In Re Petition of Dunn

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488 P.2d 902 (1971)

In re Petition of Daniel Francis DUNN.

No. 12128.

Supreme Court of Montana.

September 22, 1971.

MEMO OPINION

PER CURIAM:

Original proceeding.

This is a petition by Daniel Francis Dunn, an inmate of Montana state prison, appearing pro se, seeking a writ of habeas corpus.

Petitioner Dunn was convicted of a felony, criminal sale of dangerous drugs, by a jury on November 17, 1969. The court ordered that imposition of sentence be suspended for a period of thirty months and further ordered that Dunn serve six months in the Silver Bow County jail, giving Dunn credit for time served since his arrest on September 15, 1969. The court went on to order that upon completion of the six month sentence Dunn was to be delivered to the local parole officer and that Dunn was to abide by such regulations as the Montana Parole Board might impose.

The court itself imposed the condition that petitioner was not to be found in the company of any persons under the age of eighteen years and that petitioner refrain from being in and around the vicinity of certain grade schools, junior high schools and high schools. The imposition of these latter conditions was within the discretion of the court as provided by section 95-2206, R.C.M. 1947.

*903 Petitioner complains that the parole and probation officer added to petitioner's probation rules that he be restricted to Silver Bow County, excluding the city of Butte.

While this Court takes notice that such a restriction would indeed severely limit the movements of the petitioner, it was not in violation of section 94-9830, R.C.M. 1947. Section 94-9830 provides that conditions of parole are to be ordered by the State Board of Pardons.

The restriction complained of by the petitioner was not imposed by the parole officer as such, but was given by way of instructing Mr. Dunn as to what was required to comply with the conditions Judge Freebourn set in defining the imposition of his sentence. This, indeed, the parole officer was obligated to do under section 94-9829, R.C.M. 1947.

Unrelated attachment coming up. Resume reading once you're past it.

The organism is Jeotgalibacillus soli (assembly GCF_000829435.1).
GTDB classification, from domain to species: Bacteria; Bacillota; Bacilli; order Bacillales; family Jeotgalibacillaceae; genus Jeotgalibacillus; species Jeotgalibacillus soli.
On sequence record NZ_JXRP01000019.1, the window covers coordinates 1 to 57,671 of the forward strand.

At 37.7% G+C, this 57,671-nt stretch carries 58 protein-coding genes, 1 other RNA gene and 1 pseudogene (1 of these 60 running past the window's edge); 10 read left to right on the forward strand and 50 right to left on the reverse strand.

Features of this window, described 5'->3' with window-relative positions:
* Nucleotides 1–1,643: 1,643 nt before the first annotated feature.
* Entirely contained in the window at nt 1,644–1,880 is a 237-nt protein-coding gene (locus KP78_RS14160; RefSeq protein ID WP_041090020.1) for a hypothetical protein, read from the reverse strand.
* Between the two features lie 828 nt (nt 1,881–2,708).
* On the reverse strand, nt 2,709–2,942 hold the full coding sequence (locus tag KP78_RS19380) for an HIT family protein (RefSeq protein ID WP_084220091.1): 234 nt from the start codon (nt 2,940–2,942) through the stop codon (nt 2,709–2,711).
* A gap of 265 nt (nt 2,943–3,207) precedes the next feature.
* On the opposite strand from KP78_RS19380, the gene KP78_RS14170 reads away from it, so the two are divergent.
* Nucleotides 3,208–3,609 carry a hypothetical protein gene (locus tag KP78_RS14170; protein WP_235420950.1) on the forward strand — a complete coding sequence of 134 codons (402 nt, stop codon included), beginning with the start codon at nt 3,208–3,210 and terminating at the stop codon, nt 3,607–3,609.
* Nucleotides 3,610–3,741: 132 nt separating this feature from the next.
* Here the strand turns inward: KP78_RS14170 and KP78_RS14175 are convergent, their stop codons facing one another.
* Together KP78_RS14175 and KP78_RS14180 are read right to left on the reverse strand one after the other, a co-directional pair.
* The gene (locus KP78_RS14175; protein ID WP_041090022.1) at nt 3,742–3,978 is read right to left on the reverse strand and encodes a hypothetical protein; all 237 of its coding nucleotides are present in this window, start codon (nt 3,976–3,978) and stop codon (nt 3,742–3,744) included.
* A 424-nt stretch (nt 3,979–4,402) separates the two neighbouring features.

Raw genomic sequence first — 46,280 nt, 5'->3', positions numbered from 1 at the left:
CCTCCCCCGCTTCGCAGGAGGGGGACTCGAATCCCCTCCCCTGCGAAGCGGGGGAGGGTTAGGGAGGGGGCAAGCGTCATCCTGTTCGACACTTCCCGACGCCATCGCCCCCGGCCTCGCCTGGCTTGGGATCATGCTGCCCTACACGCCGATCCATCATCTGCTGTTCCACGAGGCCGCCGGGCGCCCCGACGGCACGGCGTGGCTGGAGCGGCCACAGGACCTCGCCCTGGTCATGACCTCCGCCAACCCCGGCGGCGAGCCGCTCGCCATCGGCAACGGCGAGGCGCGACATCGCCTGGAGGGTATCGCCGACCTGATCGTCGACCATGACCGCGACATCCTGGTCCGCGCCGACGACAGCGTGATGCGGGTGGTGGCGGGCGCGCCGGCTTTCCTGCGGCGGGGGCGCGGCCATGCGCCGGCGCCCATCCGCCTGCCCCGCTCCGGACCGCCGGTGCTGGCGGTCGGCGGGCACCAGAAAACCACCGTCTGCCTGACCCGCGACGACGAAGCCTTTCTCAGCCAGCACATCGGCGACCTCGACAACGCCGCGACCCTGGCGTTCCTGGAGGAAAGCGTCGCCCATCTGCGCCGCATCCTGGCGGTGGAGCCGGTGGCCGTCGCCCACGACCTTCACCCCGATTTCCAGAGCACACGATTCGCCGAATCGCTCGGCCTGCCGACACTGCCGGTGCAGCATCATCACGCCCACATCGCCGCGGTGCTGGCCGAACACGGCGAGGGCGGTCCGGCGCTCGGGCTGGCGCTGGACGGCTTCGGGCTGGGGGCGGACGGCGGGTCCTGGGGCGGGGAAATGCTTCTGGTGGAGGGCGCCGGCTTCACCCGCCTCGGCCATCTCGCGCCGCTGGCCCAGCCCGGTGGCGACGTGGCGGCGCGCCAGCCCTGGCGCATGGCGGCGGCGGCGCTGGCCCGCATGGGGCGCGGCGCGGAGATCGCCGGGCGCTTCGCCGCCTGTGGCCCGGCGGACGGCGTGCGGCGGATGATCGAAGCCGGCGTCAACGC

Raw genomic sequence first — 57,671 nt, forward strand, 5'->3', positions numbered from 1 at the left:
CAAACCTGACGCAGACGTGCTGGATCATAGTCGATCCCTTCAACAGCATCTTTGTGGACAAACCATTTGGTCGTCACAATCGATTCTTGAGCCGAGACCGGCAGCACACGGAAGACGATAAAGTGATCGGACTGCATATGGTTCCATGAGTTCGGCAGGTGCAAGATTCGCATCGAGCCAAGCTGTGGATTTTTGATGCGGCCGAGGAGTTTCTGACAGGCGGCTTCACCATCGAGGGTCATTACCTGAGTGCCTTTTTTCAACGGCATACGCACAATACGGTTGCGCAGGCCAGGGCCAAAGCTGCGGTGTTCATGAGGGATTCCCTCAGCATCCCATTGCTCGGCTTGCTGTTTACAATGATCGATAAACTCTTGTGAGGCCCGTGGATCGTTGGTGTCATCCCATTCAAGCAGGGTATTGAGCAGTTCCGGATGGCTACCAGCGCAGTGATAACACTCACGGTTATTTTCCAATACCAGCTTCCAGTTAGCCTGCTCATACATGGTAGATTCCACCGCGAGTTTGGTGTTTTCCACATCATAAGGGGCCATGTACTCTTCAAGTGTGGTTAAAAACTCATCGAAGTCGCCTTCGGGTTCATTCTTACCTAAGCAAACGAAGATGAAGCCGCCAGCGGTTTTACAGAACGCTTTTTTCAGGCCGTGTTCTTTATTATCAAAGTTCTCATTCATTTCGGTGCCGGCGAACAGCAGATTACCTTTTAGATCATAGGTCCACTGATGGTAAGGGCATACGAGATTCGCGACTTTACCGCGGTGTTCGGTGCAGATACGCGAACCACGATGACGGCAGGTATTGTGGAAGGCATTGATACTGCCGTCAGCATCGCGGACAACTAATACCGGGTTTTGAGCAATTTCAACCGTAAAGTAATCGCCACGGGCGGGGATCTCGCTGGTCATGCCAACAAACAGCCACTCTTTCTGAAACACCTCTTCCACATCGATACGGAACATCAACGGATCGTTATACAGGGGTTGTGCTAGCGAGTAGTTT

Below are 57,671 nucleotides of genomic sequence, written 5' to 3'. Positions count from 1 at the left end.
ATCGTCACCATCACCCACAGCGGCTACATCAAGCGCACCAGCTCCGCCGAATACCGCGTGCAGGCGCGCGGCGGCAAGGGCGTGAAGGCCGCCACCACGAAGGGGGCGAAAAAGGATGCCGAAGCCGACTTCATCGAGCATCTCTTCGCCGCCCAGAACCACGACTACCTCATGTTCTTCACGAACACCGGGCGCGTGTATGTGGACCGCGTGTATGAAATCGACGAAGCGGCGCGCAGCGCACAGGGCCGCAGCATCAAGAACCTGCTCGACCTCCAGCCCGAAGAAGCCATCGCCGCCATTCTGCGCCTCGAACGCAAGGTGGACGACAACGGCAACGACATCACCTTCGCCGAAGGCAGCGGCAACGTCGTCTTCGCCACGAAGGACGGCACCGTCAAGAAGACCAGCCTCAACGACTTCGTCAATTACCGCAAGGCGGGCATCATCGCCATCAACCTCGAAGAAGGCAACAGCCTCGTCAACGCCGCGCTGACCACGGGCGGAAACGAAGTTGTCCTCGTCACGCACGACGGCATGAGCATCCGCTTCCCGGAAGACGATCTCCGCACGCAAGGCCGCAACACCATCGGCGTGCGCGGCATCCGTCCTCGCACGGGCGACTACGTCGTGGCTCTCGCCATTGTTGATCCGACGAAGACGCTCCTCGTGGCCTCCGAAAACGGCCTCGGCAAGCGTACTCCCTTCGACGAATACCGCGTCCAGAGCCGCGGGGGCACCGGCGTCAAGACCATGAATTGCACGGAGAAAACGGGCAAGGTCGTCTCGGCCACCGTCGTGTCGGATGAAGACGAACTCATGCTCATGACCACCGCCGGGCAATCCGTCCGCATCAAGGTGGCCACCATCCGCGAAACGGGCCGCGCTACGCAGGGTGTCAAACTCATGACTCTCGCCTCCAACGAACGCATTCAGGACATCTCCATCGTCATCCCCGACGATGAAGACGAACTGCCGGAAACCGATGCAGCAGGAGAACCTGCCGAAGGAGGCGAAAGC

Finally, petitioner contends that his arrest was illegal in that section 94-9831, R.C.M. 1947, authorizes arrest for parole violation only upon the issuance of a warrant by a court, and that a court shall issue such a warrant upon receipt of a report of parole violation. Petitioner's attention is directed to sections 95-606 and 95-608, R.C.M. 1947, which authorize arrest without a warrant by a peace officer when he believes on reasonable grounds that an offense has been committed.

Petitioner suffers some notoriety in his hometown and is known to peace officers therein due to his frequent contacts with them. On August 31, 1970, only two weeks before his arrest, Mr. Dunn was readvised of the conditions of his parole at a hearing in court based upon a parole violation committed in July of that year in the city of Livingston.

At the time of his arrest on September 15, 1970, he was in the city of Butte, in the vicinity of a junior high school, in the presence of a sixteen year old minor, and clearly in violation of the conditions of his parole.

The petition being found to be without merit is denied.